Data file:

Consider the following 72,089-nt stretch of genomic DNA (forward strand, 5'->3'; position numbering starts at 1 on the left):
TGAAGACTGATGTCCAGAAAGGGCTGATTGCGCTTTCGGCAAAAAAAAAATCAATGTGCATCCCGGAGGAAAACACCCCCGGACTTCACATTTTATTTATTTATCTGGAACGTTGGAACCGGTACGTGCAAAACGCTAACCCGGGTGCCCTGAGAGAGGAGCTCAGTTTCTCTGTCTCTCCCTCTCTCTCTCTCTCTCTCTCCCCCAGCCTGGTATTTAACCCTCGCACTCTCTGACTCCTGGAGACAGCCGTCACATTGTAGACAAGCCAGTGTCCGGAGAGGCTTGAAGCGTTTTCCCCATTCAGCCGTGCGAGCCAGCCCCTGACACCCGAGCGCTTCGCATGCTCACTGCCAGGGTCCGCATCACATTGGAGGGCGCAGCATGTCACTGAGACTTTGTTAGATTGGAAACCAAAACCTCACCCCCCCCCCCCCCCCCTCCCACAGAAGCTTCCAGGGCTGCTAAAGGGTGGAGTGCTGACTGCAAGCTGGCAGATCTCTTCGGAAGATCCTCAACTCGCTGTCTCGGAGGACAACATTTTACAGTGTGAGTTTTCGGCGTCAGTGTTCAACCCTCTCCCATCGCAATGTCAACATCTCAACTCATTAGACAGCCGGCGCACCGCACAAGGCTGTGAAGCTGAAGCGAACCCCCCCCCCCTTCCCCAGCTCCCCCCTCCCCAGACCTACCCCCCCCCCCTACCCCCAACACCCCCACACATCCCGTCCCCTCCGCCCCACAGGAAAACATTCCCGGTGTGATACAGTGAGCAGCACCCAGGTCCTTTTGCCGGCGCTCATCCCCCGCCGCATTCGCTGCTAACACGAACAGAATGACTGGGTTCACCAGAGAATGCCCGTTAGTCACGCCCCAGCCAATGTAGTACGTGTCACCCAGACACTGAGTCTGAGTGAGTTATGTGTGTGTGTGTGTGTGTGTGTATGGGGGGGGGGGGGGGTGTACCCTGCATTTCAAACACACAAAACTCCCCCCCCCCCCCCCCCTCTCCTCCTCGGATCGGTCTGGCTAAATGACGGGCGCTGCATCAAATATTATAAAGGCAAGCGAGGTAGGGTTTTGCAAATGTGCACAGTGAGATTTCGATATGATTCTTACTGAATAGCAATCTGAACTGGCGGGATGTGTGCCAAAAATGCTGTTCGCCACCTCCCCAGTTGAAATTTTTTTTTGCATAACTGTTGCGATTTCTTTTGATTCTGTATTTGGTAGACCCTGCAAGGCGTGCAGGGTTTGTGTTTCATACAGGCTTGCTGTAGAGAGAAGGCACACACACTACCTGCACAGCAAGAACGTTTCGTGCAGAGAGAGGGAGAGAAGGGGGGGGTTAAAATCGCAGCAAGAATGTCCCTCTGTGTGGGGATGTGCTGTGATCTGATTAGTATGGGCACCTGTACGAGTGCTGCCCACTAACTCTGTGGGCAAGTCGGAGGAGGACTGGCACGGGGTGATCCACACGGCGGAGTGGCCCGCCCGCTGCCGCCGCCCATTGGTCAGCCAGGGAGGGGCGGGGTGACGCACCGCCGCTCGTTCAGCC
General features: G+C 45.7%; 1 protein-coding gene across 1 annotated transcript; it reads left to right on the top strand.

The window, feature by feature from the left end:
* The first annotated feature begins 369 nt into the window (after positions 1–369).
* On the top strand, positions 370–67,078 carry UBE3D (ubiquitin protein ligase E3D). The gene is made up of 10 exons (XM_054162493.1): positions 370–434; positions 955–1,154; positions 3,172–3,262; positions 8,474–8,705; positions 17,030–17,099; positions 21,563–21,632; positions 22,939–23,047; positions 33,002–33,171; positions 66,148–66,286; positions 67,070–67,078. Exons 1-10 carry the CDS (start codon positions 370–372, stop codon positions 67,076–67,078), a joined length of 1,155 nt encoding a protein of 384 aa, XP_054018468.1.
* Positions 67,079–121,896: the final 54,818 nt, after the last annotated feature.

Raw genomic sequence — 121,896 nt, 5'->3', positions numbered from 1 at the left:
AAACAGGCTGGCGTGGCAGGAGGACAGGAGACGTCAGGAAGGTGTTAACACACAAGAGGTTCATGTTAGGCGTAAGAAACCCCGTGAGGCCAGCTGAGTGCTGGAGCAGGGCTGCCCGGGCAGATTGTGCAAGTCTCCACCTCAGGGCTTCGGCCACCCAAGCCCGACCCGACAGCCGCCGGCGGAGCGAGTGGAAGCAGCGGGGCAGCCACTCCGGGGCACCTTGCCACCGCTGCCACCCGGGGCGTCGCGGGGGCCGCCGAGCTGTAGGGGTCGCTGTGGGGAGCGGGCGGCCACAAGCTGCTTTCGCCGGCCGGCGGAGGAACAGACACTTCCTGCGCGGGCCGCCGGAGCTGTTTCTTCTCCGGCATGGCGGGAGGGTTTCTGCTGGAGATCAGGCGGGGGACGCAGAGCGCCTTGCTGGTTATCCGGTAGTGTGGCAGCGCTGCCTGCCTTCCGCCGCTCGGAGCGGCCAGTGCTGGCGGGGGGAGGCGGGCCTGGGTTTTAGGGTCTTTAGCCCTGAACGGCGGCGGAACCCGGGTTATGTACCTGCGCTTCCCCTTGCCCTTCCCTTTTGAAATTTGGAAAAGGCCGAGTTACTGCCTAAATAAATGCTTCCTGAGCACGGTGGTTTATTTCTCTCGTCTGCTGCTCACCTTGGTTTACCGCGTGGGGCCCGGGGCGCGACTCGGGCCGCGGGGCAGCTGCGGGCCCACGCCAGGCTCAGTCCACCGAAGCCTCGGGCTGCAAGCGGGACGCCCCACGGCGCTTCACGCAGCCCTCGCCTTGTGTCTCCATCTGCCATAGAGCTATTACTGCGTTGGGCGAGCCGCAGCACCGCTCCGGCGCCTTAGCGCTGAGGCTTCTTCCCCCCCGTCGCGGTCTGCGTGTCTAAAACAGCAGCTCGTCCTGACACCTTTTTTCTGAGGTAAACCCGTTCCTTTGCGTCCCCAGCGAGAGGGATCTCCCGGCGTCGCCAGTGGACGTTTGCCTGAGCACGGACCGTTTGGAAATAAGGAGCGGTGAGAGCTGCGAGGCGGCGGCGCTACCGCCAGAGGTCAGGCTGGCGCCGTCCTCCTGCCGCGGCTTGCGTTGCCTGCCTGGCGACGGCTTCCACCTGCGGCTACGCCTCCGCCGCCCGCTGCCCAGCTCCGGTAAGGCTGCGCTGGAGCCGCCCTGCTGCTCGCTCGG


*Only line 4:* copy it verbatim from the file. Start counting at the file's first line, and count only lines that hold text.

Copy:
The window, feature by feature from the left end: